mary-and-joseph

All I know is every year it appeared on Christmas Eve without fail. I could see it in the faces around me, I heard it as we sang the carols, and our voices rose high into the old wooden ceiling. It warmed our hearts, filled us with pure joy, and a profound sense of peace.

christmas-spirit

If you ever find yourself searching for the Christmas spirit, I’ll tell you where it is. Just drive out the Third Line on Christmas Eve, to the little country church on Cameron side road. It’s the small red brick church at the top of the hill. Go ahead inside, and then wait. You’ll feel it. It will be there. It’s always there; and even if you live far, far, away, you can take it home with you, keep it in your heart, and it will stay with you forever.

Merry Christmas!

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Christmas banner 2

 

Some of the faces I remember on Christmas Eve at Calvin Church:

 

Calvin 1

 

Calvin 2

Calvin 3

Calvin 4

Calvin 5

Calvin 6

Calvin 7

Some are gone, none are forgotten.

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mangerFor unto you

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Calvin United Church was opened for worship in September of 1896, built on the property of Mr. John Cameron.  The first elected officers in the church were Andrew Gamble, William Scott, Andrew Palmer, George Miller, Andrew B. Miller, Andrew W. Miller, W.J. Palmer, John Jordan, Nichol Stewart, Alex Palmer and Sydney Miller.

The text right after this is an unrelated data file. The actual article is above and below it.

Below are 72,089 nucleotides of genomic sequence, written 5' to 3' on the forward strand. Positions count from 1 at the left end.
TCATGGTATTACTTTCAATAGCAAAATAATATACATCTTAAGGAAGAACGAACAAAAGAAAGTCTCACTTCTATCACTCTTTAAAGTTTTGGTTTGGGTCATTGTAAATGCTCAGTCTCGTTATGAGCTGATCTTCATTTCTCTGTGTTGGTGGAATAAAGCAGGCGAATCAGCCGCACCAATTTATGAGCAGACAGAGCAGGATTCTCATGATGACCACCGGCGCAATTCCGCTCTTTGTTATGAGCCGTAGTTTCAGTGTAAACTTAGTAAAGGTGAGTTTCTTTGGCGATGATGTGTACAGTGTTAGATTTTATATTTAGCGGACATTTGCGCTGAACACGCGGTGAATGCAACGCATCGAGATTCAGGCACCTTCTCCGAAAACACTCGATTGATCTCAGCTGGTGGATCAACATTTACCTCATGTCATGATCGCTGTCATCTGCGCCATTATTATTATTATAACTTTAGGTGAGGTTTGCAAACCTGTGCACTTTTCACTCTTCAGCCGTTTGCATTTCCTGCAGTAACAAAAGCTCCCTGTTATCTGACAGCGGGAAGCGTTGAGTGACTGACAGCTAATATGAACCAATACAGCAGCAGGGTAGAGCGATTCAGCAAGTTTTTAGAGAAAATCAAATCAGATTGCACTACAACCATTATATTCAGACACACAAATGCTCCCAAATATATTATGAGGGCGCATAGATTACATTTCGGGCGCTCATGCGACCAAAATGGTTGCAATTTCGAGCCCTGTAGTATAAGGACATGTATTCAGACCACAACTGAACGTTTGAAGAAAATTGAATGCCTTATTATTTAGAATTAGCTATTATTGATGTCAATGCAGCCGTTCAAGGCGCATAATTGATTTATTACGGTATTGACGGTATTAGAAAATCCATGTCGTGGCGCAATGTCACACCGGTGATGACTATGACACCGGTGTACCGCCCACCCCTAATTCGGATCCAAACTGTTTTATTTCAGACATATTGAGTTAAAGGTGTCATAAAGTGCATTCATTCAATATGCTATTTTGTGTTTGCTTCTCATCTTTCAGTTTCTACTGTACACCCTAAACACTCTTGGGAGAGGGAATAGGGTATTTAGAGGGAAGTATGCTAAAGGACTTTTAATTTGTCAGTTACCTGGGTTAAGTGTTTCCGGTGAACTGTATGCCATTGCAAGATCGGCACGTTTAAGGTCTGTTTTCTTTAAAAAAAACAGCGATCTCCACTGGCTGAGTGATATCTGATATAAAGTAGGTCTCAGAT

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To learn more of the history of Calvin United Church, Cameron Side road,DeWitt’s Corners, Tay Valley Township, Lanark County:

History of Calvin United Church

 

 

 

 

“Finding the Spirit of Christmas in Lanark County”,
An excerpt from “Lanark County Calendar:  Four Seasons on the Third Line”
ISBN:  978-0-9877026-30
Available at The Book Nook, Perth, The Bookworm, Perth, Mill Street Books, Almonte
and online: http://www.staffordwilson.com

L C Calendar book cover

 

 

 

 

 

 

 

 

 

http://www.staffordwilson.com